It’s a lot of fun, but I need to warn you about a serious problem in Space Kitteh. This is a heads-up for users of Windows Flash Player —
Our game will crash your browser.
I read relevant chapters of 3D Graphics Programming, and felt my knowledge expanding; I was able to fix the foreshortening bugs in my 3D engine. Then I added solid surfaces, but added some components to the stage that I wasn’t completely happy with. Try the swf.
Today I thought about interface design, and performance issues (the sluggishness this early in development irks me) so I thought about simplifying the design a bit. Here’s where I’m at:
Play with the swf. The button has a rollover state, but doesn’t react when clicked.
MUST … INCREASE … PERFORMANCE. Somehow. I have some approaches in mind, but I was hoping to escape the long process of experimentation & optimization. Oh well, stay tuned.
I took a couple weeks off, played a booty bass show and did some other things. Onward!
Play with the swf. Move the camera with the mouse; Click the mouse to summon a new message.
Creating this graphic demo was not a huge ordeal. I probably spent more time futzing with Subversion than writing code; and by the way, this project may evolve into my personal website, so it has its own SVN repository now.
I’ve pinpointed two interesting problems with my 3D engine: 2D Symbols (such as the letters) do not exhibit foreshortening, yet 3D symbols do. (This is almost a good effect; like a low-fi hack that ends up being more stylistic than a hi-fi equivalent. Maybe I’ll conveniently forget about this issue for now…)
And, my Matrix3D class has a buggy method: either multiply() or rotate(). An early version of tonight’s .swf turned the cube in space, but it would also re-apply the camera angle to the cube, turning it in crazy unexpected ways. … TODO.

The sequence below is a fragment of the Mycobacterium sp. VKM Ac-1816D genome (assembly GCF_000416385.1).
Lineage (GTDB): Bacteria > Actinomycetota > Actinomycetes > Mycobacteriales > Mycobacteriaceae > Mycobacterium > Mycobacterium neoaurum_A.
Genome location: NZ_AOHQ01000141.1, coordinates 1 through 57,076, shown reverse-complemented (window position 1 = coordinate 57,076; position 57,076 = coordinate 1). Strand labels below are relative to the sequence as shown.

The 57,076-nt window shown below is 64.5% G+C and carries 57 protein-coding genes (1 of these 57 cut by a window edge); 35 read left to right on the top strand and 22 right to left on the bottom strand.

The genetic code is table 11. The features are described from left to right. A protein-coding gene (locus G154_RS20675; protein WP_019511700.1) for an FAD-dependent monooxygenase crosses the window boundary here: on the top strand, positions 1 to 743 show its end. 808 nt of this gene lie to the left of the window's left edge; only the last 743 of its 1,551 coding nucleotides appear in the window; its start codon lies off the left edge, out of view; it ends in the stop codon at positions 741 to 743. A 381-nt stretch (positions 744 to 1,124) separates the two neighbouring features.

I just looked at the PaperVision API (.pdf), they have a Matrix3D object that is much more advanced than mine. I’m still glad I wrote my own engine, it was fun and I feel more competent with 3D math and matrix operations now.
I removed the glow effects in an attempt to boost performance. I should have whipped up a little FPS counter several posts ago, of course… The performance on my G5 (dual-core 1.8ghz PowerPC) is already less-than-optimal, and there’s not a ton of stuff happening on the screen. This worries me a bit.
A couple of ya’ll wanted to see my code, so I made the repository public! Here:
Have fun, give me feedback, but for the love of all that is holy, use this code at your own peril… This codebase is growing rapidly, and some classes that work today might have a different interface tomorrow.
I spent yesterday and today building a 3D engine for my Vector classes. This turned out to be some of the most difficult math I’ve ever wrapped my brain around. Here’s a screenshot:
Play with the .swf. Click the mouse; type some letters; move the mouse for beefy, savory 3D taste. Backspace to clear.
You’ll notice that the letters flicker; this is intentional. It’s a step towards simulating the “old cathode ray tube” look and feel that I desire.
I’m creating the flicker using one of my favorite tricks: flash.geom.ColorTransform . The line segments (and the glow) are being drawn using random shades of grey (including black and white). The ColorTransform maps black to a new color, and white to another color; in doing so, shades of grey are automatically mapped to color values ranging between the two.
The 3D action is, in a word, complicated. Many websites were consulted; many mathematical formulas were borrowed.
One of the biggest challenges was extending flash.geom.Point to a new class: “Point3D”. Also (especially) difficult was extending flash.geom.Matrix to “Matrix3D”. Of course, I wanted all my Vector drawing methods to support both 2D and 3D geometry, so there were issues with inheritance and casting. ActionScript 2.0 can’t tell you what class an object belongs to (all the classes mentioned in this paragraph evaluate to “Object”. Not helpful!) so I had to improvise. The 3D classes return true if you evaluate myObject[‘is3D’].
Also I added static create() methods to the 3D objects: these accept a Point/Point3D, or a Matrix/Matrix3D, and verifiably return a 3D equivalent of whatever you passed in.
I did this because I had issues with casting. This cast did not work for me, and I don’t yet understand why:
var myMatrix3D:Matrix3D = Matrix3D( myMatrix2D );
The 3D algorithm took a day and a half to get right. I relearned matrix multiplication along the way. I was giddy and cheering when it finally worked. This is a major step forward.